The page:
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What books have you read lately?

That was the title of a session at the conference I attended in June. Three people led it but just about every one of the 15 or so present was willing to talk about what they’d read recently. And as the session went on, people divulged their passion might be fantasy books or romance novels. There was a bonding as we admitted what we had on our bedside night stands. It was so much fun that a colleague and I submitted that topic for an upcoming conference.

So it was heartening to read an interview with the CEO of Delta Air Lines in the New York Times. (This was a link a friend sent me in late April and I found as I was cleaning out email yesterday, hence the time lag.) CEO Richard Anderson answers questions about what he looks for in job candidates. He asks people what are the last three or four books they’ve read and what they enjoyed about them. He says he’s looking for the human intangibles to gauge how people might fit the Delta culture. He’s looking for a person’s values, work ethic and communication skills. I’ll bet it doesn’t matter a great deal what you’ve read but how you answer the question.

So tell me, what books have you read lately?

I’ll start. I’m reading ‘The Painted Kiss’ by Elizabeth Hickey. It’s the author’s debut novel, about the artist Gustav Klimt and the woman whose name he uttered with his dying breath. (That’s what the dust jacket says.) I suppose you couldn’t even label it historic fiction but it’s an entertaining summer escape.

Last month I finished ‘Personal History’ by Katharine Graham. Fascinatingly good read for an autobiography. Long (625 pages). Graham’s father owned the Washington Post; she became publisher after her husband’s suicide. She was a woman in a man’s world during the Pentagon Papers, Watergate and some unbelievable union struggles. It’s on the list of the 100 best business books of all time. (I’m trying to read the individual books rather than the book about the 100 books, which I’m willing to admit is insane.)

A provocative book I read end of winter was ‘Here Comes Everybody: the Power of Organizing Without Organizations’ by Clay Shirky. I have newfound respect for Wikipedia, understand how people Twitter to organize in political situations and even recognize the power law distribution when I see it.

The April 26 interview in the New York Times has way more insight that this bit I pulled out
http://www.nytimes.com/2009/04/26/business/26corner.html?_r=1&pagewanted=1

It’s your turn to share what you’re reading….

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Recently read: "Wishful Drinking," by Carrie Fisher (memoir); "I'm Perfect, You're Doomed: Tales from a Jehovah's Witness Upbringing," by Kyria Abrahams (memoir); "Friday Night Knitting Club" and "Knit Two" (sequel), by Kate Jacobs (fiction).

Among the books I'm currently reading: "The Hungry Cowboy: Service and Community in a Neighborhood Restaurant," by Karla A. Erickson; "Flickering Pixels: How Technology Shapes Your Faith," by Shane Hipps' and "Johnny Cash and the Paradox of American Identity" by Leigh H. Edwards.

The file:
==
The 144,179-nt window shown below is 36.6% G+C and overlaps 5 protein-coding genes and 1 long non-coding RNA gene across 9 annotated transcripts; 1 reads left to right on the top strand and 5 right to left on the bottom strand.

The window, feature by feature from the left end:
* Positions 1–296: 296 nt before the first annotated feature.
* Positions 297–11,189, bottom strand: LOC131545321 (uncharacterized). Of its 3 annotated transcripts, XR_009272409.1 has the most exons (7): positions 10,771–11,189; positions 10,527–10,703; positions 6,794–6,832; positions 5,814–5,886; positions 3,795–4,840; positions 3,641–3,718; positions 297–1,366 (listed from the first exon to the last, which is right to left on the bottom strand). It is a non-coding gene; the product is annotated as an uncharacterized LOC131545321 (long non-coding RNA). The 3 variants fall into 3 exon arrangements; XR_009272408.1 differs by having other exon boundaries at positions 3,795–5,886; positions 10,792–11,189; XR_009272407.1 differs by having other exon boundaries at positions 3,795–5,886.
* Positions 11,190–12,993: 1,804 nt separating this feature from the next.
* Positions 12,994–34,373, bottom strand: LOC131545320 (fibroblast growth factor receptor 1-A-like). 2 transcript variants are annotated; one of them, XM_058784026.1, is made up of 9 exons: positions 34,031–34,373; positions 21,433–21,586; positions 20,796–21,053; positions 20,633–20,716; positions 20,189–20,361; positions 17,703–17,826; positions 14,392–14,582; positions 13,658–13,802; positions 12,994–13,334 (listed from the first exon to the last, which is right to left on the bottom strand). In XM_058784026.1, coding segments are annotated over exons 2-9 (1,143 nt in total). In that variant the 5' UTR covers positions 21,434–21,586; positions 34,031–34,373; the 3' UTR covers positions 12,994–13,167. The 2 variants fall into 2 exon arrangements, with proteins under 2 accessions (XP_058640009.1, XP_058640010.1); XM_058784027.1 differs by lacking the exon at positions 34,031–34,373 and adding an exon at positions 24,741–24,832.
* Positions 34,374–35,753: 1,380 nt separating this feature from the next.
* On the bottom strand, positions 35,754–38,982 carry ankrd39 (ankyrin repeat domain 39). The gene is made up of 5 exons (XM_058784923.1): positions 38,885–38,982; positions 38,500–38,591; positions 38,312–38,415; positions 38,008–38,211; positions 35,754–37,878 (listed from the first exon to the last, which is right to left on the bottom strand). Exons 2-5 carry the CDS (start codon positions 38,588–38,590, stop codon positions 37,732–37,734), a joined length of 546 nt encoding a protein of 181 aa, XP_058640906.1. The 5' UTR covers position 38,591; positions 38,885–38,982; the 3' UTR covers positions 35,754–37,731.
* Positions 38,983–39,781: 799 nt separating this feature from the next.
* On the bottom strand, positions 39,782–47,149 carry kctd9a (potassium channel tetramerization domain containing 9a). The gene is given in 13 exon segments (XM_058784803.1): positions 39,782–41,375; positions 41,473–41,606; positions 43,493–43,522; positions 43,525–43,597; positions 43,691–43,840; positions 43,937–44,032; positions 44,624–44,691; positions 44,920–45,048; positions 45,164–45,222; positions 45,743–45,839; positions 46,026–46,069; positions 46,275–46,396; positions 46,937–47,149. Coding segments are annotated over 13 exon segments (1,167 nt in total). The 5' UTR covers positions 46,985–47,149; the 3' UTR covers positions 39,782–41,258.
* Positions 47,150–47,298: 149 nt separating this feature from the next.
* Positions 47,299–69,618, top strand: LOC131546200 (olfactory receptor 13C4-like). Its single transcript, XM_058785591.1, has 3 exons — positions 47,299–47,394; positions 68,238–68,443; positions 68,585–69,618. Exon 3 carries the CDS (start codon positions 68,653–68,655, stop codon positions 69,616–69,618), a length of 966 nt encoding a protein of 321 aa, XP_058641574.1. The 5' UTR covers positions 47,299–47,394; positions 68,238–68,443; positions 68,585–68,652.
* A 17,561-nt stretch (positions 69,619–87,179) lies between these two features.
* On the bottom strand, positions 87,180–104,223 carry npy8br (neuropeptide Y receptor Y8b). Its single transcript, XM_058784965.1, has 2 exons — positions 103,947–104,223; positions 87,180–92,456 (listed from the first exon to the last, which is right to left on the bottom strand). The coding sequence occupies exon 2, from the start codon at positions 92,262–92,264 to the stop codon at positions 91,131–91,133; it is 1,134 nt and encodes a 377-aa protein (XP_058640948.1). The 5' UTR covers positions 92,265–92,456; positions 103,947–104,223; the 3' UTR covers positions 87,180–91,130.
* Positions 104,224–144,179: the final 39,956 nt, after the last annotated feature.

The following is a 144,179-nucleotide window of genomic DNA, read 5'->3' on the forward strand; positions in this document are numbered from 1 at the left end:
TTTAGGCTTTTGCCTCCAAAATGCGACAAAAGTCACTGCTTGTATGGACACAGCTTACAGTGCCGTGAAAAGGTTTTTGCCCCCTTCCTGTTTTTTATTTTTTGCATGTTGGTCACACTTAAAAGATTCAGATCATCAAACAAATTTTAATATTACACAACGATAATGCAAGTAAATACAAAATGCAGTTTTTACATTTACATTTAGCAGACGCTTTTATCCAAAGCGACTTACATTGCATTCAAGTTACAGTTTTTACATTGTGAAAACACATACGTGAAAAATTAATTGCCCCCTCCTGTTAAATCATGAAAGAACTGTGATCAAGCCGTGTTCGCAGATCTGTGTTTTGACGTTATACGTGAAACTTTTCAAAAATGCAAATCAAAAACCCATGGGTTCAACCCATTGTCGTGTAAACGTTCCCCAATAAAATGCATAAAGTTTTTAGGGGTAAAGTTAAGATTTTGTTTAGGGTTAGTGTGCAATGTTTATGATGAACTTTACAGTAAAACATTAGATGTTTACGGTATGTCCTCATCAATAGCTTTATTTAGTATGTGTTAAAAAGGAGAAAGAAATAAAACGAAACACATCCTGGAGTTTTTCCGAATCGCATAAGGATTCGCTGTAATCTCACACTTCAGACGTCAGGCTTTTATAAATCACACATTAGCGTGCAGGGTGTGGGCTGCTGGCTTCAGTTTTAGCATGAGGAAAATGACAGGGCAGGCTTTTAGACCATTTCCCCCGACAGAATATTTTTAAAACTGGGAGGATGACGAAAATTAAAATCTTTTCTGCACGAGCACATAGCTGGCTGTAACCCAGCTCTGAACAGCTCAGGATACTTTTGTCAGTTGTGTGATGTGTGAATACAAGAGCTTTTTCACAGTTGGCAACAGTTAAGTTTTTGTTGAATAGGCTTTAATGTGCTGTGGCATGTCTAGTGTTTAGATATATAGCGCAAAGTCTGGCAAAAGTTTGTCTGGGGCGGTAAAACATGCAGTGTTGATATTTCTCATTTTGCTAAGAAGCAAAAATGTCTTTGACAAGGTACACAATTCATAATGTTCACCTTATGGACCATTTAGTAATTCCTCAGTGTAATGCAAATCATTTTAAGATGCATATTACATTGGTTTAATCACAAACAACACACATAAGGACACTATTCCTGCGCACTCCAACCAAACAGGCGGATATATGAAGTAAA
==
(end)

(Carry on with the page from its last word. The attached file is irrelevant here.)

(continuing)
Also -- I've read all four books in the Twilight series by Stephenie Meyer (the teenage vampire series), thanks to my daughter.

So what does this list say about me? Eclectic -- either that or just weird!

I just finished Jeffrey Zaslow's "The Girls from Ames: A Story of Women and a Forty Year Friendship" and Vicki Myron and Bret Witter's "Dewey: The Small-Town Library Cat Who Touched the World." Really liked both of them. Even asked my cousin Jan, a school teacher in Spencer, if she knew Dewey. She did. She confirmed that Dewey was a very special cat.

Zaslow's "The Last Lecture" is another favorite of mine. And now that I know there is a sequel to "The Friday Night Knitting Club," I'll be heading back to the library. Thanks Laura!

About two years ago, I started keeping a log of the books that I read...does anyone else do that?

I've read, cover-to-cover, and continue to study: The 2 hour garden, Clematis for all seasons, and Plants for problem places. Garden books inspire me and feed my interest in how to propagate plants. Also Opal sunset: selected poems, by Clive James, after reading "Windows is shutting down" on Writer's Almanac -- humor about our misuse of language. Often revisit Flying at Night by Ted Kooser, because his insight and everyday images give added meaning to much of my own experience, especially the poems, Birthday, and At the Cancer Clinic.

I've read, cover-to-cover, and continue to study: The 2 hour garden, Clematis for all seasons, and Plants for problem places. Garden books inspire me and feed my interest in how to propagate plants. Also Opal sunset: selected poems, by Clive James, after reading "Windows is shutting down" on Writer's Almanac -- humor about our misuse of language. Often revisit Flying at Night by Ted Kooser, because his insight and everyday images give added meaning to much of my own experience, especially the poems, Birthday, and At the Cancer Clinic.

My oldest son and I are re-reading Harry Potter & the Half-Blood Prince in anticipation of the movie this week. Fun to discuss books with a 12 yr old. Perspectives are very different.